ATLANTIC CITY — When the dancers and bartenders from Ivan Kane’s Royal Jelly Burlesque Nightclub were last seen inside the doomed Revel resort, it was nearly dawn, and the crew was holding court over a dizzy, boozy, occasionally teary, increasingly surreal exercise in futility: the shutdown of a perfectly nice casino.
At Revel, a lot of people and businesses — though not the casino itself — made money before it closed on Sept. 2, 2014, still a toddler at two years, five months.
Ivan Kane, a former-actor-turned-nightclub-innovator brought in from Los Angeles after “drinking the Kool-Aid” of Revel’s original and now banished owner, Kevin DeSanctis, was one of those people.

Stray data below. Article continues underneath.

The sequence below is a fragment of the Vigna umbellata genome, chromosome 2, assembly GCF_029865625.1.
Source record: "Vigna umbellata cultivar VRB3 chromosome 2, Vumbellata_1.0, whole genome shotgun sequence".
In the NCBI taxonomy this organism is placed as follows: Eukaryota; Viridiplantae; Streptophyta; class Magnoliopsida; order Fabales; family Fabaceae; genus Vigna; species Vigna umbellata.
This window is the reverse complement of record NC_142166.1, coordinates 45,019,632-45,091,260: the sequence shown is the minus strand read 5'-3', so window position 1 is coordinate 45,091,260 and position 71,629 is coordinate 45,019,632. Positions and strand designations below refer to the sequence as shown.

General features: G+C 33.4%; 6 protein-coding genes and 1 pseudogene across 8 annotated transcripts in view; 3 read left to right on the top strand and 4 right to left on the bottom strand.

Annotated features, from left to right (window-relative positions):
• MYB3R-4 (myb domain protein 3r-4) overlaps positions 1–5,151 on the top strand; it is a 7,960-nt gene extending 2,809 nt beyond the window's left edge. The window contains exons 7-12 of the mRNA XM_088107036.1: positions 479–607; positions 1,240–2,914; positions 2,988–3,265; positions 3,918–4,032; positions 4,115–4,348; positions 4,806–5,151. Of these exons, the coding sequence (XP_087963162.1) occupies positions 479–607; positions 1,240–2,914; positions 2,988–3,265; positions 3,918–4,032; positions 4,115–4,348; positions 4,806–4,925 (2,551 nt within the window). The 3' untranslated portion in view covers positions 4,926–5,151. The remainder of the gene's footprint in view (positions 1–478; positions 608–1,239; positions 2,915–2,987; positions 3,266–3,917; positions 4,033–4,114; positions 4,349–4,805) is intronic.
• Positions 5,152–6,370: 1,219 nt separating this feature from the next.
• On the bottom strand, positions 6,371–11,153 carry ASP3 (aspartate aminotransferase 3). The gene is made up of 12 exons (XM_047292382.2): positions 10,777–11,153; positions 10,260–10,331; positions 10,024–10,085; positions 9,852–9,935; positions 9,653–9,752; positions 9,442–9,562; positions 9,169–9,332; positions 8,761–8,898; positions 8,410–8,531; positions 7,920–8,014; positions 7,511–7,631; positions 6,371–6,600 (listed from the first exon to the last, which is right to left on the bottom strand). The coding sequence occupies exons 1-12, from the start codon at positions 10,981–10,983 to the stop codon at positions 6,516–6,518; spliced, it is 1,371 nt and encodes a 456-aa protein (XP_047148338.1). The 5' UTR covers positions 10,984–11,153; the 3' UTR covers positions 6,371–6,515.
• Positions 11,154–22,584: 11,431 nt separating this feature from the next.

He killed it at Revel with his unique brand of nightclub: the edgy, sexy, sophisticated, raucous, not-taking-it-too-seriously backdrop of his Royal Jelly — a name in homage to the honey secretions fed the Queen Bee: “I just thought it sounded sort of sticky and a little fun — in a nasty way,” he says cheerfully.
Royal Jelly managed to welcome in the beautiful people plus anyone else walking by from the casino floor, where the club sits, dancers perched on catwalks waiting to draw you in, distract you from your blackjack, make you feel part of something cool.
Now Kane is back, the only one of Revel’s group of successful restaurateurs and nightclub owners to retain autonomy over his little piece of the newly christened Ocean Casino Resort, set to open Thursday, June 28, two hours after the mighty Hard Rock Atlantic City opens in the old Trump Taj Mahal.